Did you know you were going to die?
That’s the question that keeps resonating in my head. I’d really like to ask Dad that one and get an honest answer. From the morning of his stroke through the next year and change there have been so many little coincidences I’ve witnessed and heard from so many people. There were conversations involving big hugs at the end, maybe a little bigger than normal. The last weekend he had with the boys was one of the most ridiculous he’d ever planned. More than a small handful of conversations including the the phrase, “if it’s mid time I am ready.” There are so many of those little moments and things that it just feels like he had to have known, it doesn’t appear to have been a coincidence.
As I’ve had tie to roll this around in my head over the past month or so (and it’s a big part of one of the last chapters I’m currently writing) I started to put more pieces together. In the final rest of yoga today my brain finally made the connection that I’d been trying to make for so long.
Did you know you were going to die? The true answer… it doesn’t matter.
For reals, I am totally okay with not actually asking him that question because I’ve been able to see the bigger picture hidden within each of those stories. Whether or not there was some divine intervention or knowledge, we can all tap into the secret of so much joy.
In those moments that seem so prophetic or coincidental, one thing is certain. Dad was living the present as if each of those moments may have been his last.
Let me sidetrack here for a moment and I’ll come back to this point.
During our morning run yesterday I was in rough shape. It was my first run since being sick and I was having a tough time getting into it. Towards the mid point I told Becky I was going to walk for a couple of minutes and would run when she came back from the turn around point. As I walked in dark silence I thought of something. What if this was to be the last time I was able to run? If this was my very last run, for whatever reason, would it be memorable? Would I be proud of it or have regret that I didn’t push harder or savor it a little more? With that thought in mind (not any details of why it may be my last, just the realization that it could be my last) everything changed. I noticed how awesome the cold air felt when drawn in through my nose. I appreciated the feeling of the impact of the ground going from my foot sending an ever so subtle shock wave up my leg and through my thigh. With the thought of this run being my last ever I soaked in every sensation and was thankful for it. I was full of joy and my run was amazing!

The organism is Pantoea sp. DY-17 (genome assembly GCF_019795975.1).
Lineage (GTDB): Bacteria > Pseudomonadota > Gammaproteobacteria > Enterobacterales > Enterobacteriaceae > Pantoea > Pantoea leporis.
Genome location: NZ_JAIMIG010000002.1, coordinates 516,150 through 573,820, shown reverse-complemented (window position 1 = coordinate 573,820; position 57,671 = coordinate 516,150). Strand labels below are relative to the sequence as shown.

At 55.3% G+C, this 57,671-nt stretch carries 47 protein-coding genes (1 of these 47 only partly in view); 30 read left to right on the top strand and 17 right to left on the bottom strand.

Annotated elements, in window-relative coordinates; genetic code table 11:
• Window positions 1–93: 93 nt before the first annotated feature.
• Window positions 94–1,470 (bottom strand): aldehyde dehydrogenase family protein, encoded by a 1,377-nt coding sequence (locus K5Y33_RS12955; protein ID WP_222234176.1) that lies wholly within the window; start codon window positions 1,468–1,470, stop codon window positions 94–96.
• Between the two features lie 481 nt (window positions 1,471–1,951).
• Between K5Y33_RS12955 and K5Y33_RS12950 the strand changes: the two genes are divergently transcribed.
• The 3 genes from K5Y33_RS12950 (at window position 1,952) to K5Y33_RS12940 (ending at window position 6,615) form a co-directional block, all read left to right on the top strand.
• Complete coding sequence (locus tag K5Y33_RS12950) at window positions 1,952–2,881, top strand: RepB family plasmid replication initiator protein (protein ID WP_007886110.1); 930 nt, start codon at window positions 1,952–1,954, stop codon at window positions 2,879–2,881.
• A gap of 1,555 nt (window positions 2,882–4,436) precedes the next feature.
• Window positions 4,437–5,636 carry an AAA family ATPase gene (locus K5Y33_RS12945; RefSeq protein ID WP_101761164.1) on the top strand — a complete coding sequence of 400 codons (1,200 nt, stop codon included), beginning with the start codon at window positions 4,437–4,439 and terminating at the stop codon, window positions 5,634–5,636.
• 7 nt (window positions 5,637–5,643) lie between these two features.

When Becky came back up I shared this with her and she teased me about my “morbid” thoughts. I totally get it, it probably sounds like a fixation on death, but it’s truly not. I spend zero time in fear of death or injury. There are absolutely no thoughts on how I could die or be injured. There’s only the realization that this could be the last time I am able to run and I should really take time to appreciate that thought.
As I apply that practice to the rest of my life I am reminded of a story I heard for the first time not so long ago: